The wire sieve was fitted with 625 apertures in a square inch and the wire was 1/70 inch thick. Davy didn’t ask for a patent. He earned the merit to have saved miner’s life through his efforts in inventing safer lights. Davy wrote 1816: “No, my good friend, I never thought of such a thing; my sole object was to serve the cause of humanity, and if I succeeded I am amply rewarded in the gratifying of having done so”.
After being created a baronet in 1818, he again went to Italy, inquiring into volcanic action and trying unsuccessfully to find a way of unrolling the papyri found at Herculaneum. In 1820 he became president of the Royal Society, a position he held until 1827. In 1823-25 he was associated with the politician and writer John Wilson Croker in founding the Athenaeum Club, of which he was an original trustee, and with the colonial governor Sir Thomas Stamford Raffles in founding the Zoological Society and in furthering the scheme for zoological gardens in Regent’s Park, London (opened in 1828).
During this period, he examined magnetic phenomena caused by electricity and electrochemical methods for preventing saltwater corrosion of copper sheathing on ships by means of iron and zinc plates. Though the protective principles were made clear, considerable fouling occurred, and the method’s failure greatly vexed him. But he was, as he said, “burned out.” His Bakerian lecture for 1826, “On the Relation of Electrical and Chemical Changes,” contained his last known thoughts on electrochemistry and earned him the Royal Society’s Royal Medal.
Association with Michael Faraday
In 1801, the Royal Institution in London engaged Davy as a public lecturer. Michael Faraday (1791-1867) began attending Davy’s lectures in 1810. In December, 1811, Faraday impressed Davy by sending him copious bound notes of these lectures, including exact drawing of Davy’s apparatus. The previous October, Davy had been temporarily blinded by an explosion in his laboratory, and he needed help. He hired Faraday at once, beginning a close personal and professional association that lasted for years. Davy twice opposed the election of Faraday to fellowship in the Royal Society.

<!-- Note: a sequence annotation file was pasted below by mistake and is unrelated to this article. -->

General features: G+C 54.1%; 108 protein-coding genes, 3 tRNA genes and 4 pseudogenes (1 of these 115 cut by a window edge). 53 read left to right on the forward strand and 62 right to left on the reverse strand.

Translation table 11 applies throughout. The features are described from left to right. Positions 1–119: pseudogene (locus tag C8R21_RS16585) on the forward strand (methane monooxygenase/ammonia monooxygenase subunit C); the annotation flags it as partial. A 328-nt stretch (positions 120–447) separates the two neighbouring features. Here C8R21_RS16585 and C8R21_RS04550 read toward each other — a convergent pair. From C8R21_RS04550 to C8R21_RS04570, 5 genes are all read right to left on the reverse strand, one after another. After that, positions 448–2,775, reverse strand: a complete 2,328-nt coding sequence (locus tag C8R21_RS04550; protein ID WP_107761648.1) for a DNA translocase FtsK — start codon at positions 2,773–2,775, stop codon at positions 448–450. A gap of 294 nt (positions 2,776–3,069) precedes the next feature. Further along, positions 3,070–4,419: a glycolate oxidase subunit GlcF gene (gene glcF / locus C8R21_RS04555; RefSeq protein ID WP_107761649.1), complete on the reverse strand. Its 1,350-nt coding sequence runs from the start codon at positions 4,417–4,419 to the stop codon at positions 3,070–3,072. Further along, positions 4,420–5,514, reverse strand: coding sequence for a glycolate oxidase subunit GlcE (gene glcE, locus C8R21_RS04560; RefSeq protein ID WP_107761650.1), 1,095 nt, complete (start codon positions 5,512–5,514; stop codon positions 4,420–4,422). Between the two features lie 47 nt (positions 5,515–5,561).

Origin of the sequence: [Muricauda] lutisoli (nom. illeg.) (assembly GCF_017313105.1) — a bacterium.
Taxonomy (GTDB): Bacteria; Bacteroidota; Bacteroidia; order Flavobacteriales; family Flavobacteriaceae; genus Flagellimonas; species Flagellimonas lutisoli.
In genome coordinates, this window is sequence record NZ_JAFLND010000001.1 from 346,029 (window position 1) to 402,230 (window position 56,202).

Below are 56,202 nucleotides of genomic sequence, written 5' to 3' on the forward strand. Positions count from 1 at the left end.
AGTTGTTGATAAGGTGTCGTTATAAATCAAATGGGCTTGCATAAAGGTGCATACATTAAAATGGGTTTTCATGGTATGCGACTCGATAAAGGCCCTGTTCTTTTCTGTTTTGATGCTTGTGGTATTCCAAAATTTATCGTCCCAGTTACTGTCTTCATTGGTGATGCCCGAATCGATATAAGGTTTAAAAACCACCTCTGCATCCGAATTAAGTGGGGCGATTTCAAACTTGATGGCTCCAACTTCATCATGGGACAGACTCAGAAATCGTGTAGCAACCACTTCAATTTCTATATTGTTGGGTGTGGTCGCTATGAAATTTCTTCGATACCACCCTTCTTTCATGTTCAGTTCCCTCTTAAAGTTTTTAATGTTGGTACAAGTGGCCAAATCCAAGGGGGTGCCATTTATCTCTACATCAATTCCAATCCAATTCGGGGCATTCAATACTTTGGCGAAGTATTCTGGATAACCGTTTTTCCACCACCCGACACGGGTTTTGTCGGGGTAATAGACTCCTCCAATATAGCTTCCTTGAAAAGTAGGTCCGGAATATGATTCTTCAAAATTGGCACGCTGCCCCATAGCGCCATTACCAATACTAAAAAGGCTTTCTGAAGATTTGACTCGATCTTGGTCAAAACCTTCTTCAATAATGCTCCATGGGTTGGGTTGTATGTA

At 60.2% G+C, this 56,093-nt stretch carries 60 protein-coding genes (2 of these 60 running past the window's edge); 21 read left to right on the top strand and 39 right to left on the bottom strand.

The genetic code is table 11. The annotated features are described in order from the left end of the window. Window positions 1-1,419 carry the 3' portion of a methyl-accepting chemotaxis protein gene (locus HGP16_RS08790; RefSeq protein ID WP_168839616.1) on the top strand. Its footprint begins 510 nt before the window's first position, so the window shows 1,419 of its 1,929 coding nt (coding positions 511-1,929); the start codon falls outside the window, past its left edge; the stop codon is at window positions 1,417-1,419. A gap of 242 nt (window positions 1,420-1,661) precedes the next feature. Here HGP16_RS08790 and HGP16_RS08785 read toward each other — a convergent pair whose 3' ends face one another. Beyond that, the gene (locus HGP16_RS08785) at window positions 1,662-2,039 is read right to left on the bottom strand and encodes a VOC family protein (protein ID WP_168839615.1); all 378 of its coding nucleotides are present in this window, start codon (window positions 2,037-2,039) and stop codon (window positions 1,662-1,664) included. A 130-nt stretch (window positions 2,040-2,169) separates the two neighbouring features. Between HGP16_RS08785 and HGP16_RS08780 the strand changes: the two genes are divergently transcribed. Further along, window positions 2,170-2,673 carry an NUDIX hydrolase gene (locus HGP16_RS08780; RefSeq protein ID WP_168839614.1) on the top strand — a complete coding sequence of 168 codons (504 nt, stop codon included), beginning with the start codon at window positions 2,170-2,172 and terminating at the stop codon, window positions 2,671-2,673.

At one point he objected to honoring Faraday for achieving the first liquefication of chlorine, claiming that he himself deserved credit for the feat. Another time, Davy said his opposition was due to his belief that William Wollaston (1766-1828) had preceded Faraday in discovering electromagnetic rotation. Perhaps Davy had simply become envious of his (successful) former assistant. Faraday did finally become a Fellow of the Royal Society in 1824.
In 1827, Davy became seriously ill. The illness was later attributed to his inhalation of many gases over the years. Davy’s health was by then failing rapidly; in 1827 he departed for Europe and, in the summer, was forced to resign the presidency of the Royal Society, being succeeded by Davies Gilbert. Having to forgo business and field sports, Davy wrote Salmonia: or Days of Fly Fishing (1828), a book on fishing (after the manner of Izaak Walton) that contained engravings from his own drawings.
After a last, short visit to England, he returned to Italy, settling at Rome in February 1829–”a ruin amongst ruins.” Though partly paralyzed through stroke, he spent his last months writing a series of dialogues, published posthumously as Consolations in Travel, or the Last Days of a Philosopher (1830). While in Rome, he had a heart attack and he later died on May 29, 1829 in Geneva, Switzerland.
Humphry Davy Medal, The Royal Society, London
The award is made annually for an outstandingly important recent discovery in any branch of chemistry. The medal is made of bronze and the winner also receives a gift of $1000.